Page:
Golf - Getting Started
Enjoy as You Learn - Part II

For the novice golfer, there's a large amount of knowledge to absorb and physical movement to practice. But don't forget that the primary purpose of golf, or any other game, is to have fun!

If you are looking for the information on the following:

A single game of golf can cost anywhere from $5 to $100 dollars, but, even so, sooner or later you're going to get the urge to do more than whack a ball around a hundred times. You're eventually going to want to go out and spend some real money!

Before you rush out and spend hundreds on your own golf clubs, take some of that money and invest $50 or so on a lesson or two. That investment, if made with the right instructor, will get you started on the correct grip, stance, posture (hey - the essentials!), swing mechanics and exercises, as well as proper equipment selection. Start with putting practice, and a few weekends on the driving range. Move up to nine holes, then onto 18 after a few weeks. During the week, do some of the basic golf exercises, while you learn the rules and etiquette of the game.

So what are some of these basics I'm talking about?


There are three basic categories of golf clubs: irons, woods, and putters.

Woods are used to hit the ball the farthest, irons intermediate distances, and putters for up close.

The lower the number club you are using, the farther (or so the deluded followers of the game are led to believe) the ball travels. On average, a 1 wood, if used correctly, knocks a golf ball about 170 yards or more, a 5 iron about 100 yards, a 9 iron about 60. Putters are used to push the ball a few feet, or on a bad day, yards, across a much smoother grass area called the putting green, or simply, 'the green'. Pitching wedges and sand wedges are special, sharply angled clubs for chipping up steep hills or out of sand traps. Get clubs with grips that are neither so small the club twists in your hands on impact, nor so large you can't wrap your fingers easily around it.


One of the more obvious starting steps, a good golf grip is vital.

There are a dozen different kinds of golf grips, about as many as there are golfers, but the most common is the one in which the index finger of the left hand hooks the pinky of the right. (For right handed individuals, of course.) Then for proper alignment, "check the V's": The V's are the angle between your thumb and forefinger on each hand. These should point between your chin and back shoulder. Make sure that when looking down, you can see the first two knuckles of your left hand and a "V" formed between the thumb and forefinger pointing toward your right shoulder. With the right hand, have the "V" pointing toward your chin or slightly to the right shoulder.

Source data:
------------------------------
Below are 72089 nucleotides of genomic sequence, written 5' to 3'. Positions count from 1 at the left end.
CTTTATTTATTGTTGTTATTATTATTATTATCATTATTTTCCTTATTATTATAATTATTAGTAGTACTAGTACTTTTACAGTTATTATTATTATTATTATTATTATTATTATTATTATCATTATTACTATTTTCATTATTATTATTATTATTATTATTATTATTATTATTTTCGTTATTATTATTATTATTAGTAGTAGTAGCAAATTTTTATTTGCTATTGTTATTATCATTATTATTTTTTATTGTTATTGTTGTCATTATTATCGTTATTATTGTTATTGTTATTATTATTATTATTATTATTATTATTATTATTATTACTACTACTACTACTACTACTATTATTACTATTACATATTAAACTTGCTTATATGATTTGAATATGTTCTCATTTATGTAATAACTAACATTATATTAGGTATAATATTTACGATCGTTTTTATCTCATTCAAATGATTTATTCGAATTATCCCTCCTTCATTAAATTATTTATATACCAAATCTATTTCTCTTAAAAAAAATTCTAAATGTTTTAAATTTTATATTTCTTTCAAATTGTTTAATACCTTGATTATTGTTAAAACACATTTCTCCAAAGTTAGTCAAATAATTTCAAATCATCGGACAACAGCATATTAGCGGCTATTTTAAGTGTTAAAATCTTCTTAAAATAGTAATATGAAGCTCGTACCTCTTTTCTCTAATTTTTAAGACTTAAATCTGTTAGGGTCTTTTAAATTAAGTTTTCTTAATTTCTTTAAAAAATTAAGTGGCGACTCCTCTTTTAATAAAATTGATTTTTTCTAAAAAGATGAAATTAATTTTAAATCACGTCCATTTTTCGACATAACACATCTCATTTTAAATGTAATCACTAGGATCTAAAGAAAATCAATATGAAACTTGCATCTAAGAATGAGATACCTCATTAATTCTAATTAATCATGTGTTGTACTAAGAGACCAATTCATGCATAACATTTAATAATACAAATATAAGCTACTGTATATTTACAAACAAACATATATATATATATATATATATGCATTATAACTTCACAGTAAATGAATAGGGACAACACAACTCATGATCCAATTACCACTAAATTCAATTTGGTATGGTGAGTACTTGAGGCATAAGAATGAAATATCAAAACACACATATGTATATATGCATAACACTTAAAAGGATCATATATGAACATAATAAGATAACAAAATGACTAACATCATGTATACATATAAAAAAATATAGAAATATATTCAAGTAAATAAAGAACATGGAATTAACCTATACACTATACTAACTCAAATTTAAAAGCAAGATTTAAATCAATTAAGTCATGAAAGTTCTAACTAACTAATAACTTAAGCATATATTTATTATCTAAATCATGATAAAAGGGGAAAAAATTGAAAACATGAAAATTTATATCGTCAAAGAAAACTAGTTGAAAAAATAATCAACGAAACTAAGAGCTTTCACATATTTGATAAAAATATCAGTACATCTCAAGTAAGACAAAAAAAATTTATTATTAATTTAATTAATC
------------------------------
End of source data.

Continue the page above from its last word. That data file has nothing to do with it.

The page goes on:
Start to address the ball with a Nine iron. ("Address" is just a term for standing near, and ready to hit, the ball. Who the heck knows where these words come from!)

Anyway, with your heels about shoulder width apart, take a few practice swings. You want to hit the ball squarely in the middle of the club left to right, but slightly up from the bottom. Take a firm grip and balance stance, but don't crush the club nor dance on your toes. Try to keep the swing in one plane. (A plane is a flat surface; think of swinging alongside the top of a round table tilted on end. Curve with the table edge.) Follow through after making contact with the ball. Keep the ball in the center of your field of vision.



As with all the other sports, except Australian rules football (what rules?), of course, the official rules of golf are many and, often quite complex. For the rule-imparired, however, the simple version is this: Tee up, hit the ball toward the flag. Try to get the ball in the hole the flag is in. (When you get close and ready to putt, don't forget to take the flag out of the hole!) The fewest strokes over the course of all holes wins. Hit your own ball and count every stroke...yes, EVERY stroke.


Don't endanger another player by standing too close them when you or (s)he swings. Be courteous and don't make excessive noise when someone else is addressing, or hitting, the ball. Avoid holding up the other players behind or with you in your group. If you lose your ball, let them "play through". Replace all "divots" (These are the chunks of earth and grass you dug up by using the golf club - accidentally - as a shovel.) Fix other any other damage you made. In short, be courteous to those around you. Golf is one of the few games where civilized behavior is actually enforced!


For the novice, the game of golf can be enjoyed from the start. For those interested and motivated, there's an inexhaustible supply of information about the physics and physiology of swing mechanics, grip, stance, and other arcane lore. You never stop learning.  Even Tiger Woods, who is one of the best and who has been practicing and playing from a young age, still takes lessons. For the beginner, there's a large amount of knowledge to absorb and physical movement to practice right at the outset. But don't get so overwhelmed that you forget that the primary purpose:of golf, or any other game, is to have fun!

Golf - Getting Started: Part I

Golf Websites
Golf Clubs and Accessories

You will find what you are looking for about learning to play golf here

Outdoor Sports and Games

Golf - Getting Started - Part II: Copyright 2016 by Donovan Baldwin
Page Updated 5;54 PM Monday 10/3/2016